Members of the Alliance, which represents all sectors of the tourism industry throughout Wales, have met with officials of Cabinet Secretary for Finance and Local Government Mark Drakeford’s Treasury team to express their concerns about a possible tax.
A tourism tax is one of four ideas for new taxes on which the Welsh Government has invited views. The Alliance is pressing the Welsh Government to reject the tax idea because of the adverse impact it would have on the tourism industry in Wales.
Having already lobbied fellow minister Ken Skates on the matter when he was responsible for tourism, the Alliance is now seeking an urgent meeting with new tourism minister, Dafydd Elis Thomas.
The Alliance is so concerned about the proposal that it asked tourism expert Professor Annette Pritchard to prepare a report on the subject. In her report, she warns that a tourism tax would damage the economic performance, brand and prospects for Wales.
The report states: “The UK tourism industry has one of the world’s highest tax burdens. Most European countries have significantly reduced VAT on their tourism industries to encourage growth, employment and revenue. The imposition of higher taxes has been shown to inhibit growth, employment, revenue and holiday-taking.
“Tourism outperforms all Welsh Government priority sectors and is the country’s second largest employer. A proposed tourism tax will damage its economic performance, brand and prospects.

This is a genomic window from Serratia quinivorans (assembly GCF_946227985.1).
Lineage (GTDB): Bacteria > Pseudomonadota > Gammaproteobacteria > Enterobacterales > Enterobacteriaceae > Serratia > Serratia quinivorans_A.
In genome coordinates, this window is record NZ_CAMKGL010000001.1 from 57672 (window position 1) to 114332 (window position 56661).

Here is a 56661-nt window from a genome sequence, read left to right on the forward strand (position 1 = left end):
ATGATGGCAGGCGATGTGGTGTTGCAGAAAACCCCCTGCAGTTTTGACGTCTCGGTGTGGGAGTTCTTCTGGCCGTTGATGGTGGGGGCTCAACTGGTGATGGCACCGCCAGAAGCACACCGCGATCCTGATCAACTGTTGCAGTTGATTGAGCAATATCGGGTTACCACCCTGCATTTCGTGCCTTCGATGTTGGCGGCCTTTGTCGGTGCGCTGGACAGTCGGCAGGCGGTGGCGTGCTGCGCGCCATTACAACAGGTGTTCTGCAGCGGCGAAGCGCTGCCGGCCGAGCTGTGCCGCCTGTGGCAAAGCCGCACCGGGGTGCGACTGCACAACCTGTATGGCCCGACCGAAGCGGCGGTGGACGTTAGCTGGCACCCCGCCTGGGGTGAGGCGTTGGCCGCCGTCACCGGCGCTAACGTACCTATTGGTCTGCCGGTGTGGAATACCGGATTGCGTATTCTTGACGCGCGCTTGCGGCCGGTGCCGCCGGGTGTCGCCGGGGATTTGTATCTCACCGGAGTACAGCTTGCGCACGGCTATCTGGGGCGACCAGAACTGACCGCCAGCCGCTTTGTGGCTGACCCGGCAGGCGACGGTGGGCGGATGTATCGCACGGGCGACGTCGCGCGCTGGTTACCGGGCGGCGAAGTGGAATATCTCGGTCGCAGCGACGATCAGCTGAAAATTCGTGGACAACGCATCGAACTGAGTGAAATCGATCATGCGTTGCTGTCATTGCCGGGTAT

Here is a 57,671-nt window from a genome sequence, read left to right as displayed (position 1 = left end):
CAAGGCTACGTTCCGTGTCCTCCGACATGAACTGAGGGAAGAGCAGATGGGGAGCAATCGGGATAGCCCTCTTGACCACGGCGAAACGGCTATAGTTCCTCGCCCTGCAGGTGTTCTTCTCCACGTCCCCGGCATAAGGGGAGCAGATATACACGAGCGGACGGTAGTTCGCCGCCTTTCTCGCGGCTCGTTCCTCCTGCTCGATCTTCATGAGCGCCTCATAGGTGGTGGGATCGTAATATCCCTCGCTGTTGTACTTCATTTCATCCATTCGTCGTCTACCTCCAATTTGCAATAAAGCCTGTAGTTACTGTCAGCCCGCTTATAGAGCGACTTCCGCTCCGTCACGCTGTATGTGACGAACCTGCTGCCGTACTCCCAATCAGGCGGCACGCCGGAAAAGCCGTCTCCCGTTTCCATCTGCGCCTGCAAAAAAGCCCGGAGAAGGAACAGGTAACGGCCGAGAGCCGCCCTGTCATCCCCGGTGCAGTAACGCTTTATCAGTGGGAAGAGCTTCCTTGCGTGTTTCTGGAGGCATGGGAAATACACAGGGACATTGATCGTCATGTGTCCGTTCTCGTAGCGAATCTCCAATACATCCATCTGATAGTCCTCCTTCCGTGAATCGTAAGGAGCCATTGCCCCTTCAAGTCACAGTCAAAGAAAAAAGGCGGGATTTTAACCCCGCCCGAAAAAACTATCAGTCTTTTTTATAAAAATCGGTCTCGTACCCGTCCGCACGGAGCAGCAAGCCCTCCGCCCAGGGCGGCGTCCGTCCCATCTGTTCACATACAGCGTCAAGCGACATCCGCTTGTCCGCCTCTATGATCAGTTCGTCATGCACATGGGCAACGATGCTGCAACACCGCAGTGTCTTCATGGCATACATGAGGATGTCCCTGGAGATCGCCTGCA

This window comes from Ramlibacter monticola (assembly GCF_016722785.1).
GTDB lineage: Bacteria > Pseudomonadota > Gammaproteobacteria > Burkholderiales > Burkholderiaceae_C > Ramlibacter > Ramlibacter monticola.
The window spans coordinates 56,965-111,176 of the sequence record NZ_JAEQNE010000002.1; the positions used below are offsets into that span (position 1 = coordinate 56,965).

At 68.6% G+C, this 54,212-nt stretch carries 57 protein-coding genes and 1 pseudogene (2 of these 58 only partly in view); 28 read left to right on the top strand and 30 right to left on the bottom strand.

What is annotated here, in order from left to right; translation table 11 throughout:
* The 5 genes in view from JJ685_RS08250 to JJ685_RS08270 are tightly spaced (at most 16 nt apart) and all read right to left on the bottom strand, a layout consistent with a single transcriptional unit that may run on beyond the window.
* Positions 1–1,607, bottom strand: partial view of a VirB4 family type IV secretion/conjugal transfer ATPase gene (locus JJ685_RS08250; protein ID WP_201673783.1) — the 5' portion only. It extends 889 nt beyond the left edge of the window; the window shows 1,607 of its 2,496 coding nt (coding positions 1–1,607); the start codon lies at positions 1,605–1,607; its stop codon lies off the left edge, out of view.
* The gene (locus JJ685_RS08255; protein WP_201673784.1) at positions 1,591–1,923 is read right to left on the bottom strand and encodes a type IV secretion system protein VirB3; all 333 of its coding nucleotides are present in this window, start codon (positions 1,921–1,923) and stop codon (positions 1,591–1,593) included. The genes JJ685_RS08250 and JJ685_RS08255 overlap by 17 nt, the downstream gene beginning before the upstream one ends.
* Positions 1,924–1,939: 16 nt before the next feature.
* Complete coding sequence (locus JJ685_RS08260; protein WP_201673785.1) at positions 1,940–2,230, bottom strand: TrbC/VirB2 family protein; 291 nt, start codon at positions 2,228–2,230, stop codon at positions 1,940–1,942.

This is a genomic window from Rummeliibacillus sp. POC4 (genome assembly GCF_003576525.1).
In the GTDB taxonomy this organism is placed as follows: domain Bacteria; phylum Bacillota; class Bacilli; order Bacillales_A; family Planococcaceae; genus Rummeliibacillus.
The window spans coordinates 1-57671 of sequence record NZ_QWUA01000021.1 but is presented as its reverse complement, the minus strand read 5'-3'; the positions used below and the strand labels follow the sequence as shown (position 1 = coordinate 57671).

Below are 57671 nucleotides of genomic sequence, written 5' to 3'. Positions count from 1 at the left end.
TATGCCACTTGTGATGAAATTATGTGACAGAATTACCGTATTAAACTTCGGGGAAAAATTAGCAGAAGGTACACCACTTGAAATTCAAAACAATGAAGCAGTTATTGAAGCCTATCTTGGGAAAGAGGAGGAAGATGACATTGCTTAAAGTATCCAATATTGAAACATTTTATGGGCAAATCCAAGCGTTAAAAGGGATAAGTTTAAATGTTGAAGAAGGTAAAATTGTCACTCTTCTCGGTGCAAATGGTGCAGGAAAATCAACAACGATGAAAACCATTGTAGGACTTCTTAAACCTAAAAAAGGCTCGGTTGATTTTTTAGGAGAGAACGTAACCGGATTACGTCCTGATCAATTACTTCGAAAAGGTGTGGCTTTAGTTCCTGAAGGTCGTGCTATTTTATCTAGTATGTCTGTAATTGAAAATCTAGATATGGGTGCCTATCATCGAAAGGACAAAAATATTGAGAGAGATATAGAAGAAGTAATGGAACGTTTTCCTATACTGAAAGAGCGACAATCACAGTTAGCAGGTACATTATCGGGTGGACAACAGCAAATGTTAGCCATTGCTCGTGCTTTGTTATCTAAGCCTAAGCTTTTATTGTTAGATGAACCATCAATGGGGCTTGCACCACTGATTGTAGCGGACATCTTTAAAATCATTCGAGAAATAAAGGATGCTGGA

“It will also increase social exclusion, undermine policies to create a more healthy and active Wales, limit opportunities for economic growth in Welsh-speaking heartlands and disproportionately impact those least able to afford to take a holiday.
Alliance chair Adrian Barsby has written to Wales’ First Minister Carwyn Jones, warning that tourism businesses had already faced significant business rate increases and a tourism tax would make them uncompetitive in the UK market.
Mr Drakeford has thanked the Alliance for its comments and stressed that at this stage the Welsh Government is gathering views on all of the tax ideas it has put forward.
“Professor Pritchard’s report states that prices will rise and Wales will gain the unenviable reputation of being the only country in the UK which charges its visitors to stay,” said Mr Barsby.
“This will damage the growth potential of the industry at a time when post-Brexit it may be called upon to play an even greater role in the Welsh economy.”
He added that the Alliance acknowledged that the industry imposed additional costs on local authorities, but the Welsh Government’s formula for allocating financial support to councils made explicit provision for this.
The Alliance is prepared to meet with the Welsh Local Government Association to discuss ways in which the industry may be able to help.
“We understand the pressures on local authorities at the most popular tourist destinations in Wales,” added Mr Barsby. “However, we believe that visitor management by the industry in collaboration with local authorities, Welsh Government and destination partnerships is the most sustainable way of dealing with such issues.
“I would add that whilst imposing additional costs on local authority services, tourism also helps to sustain a wider range of facilities for residents to enjoy than would be the case without the industry.
“A tax on tourism businesses would damage local economies and affect employment prospects by making us less competitive with destinations in England.”
For more information please contact either Adrian Barsby, Wales Tourism Alliance chairman, on Tel: 01352 741998 or 07921 787668, Adrian Greason Walker on Tel: --- or Duncan Foulkes, public relations adviser, on Tel: 01686 650818.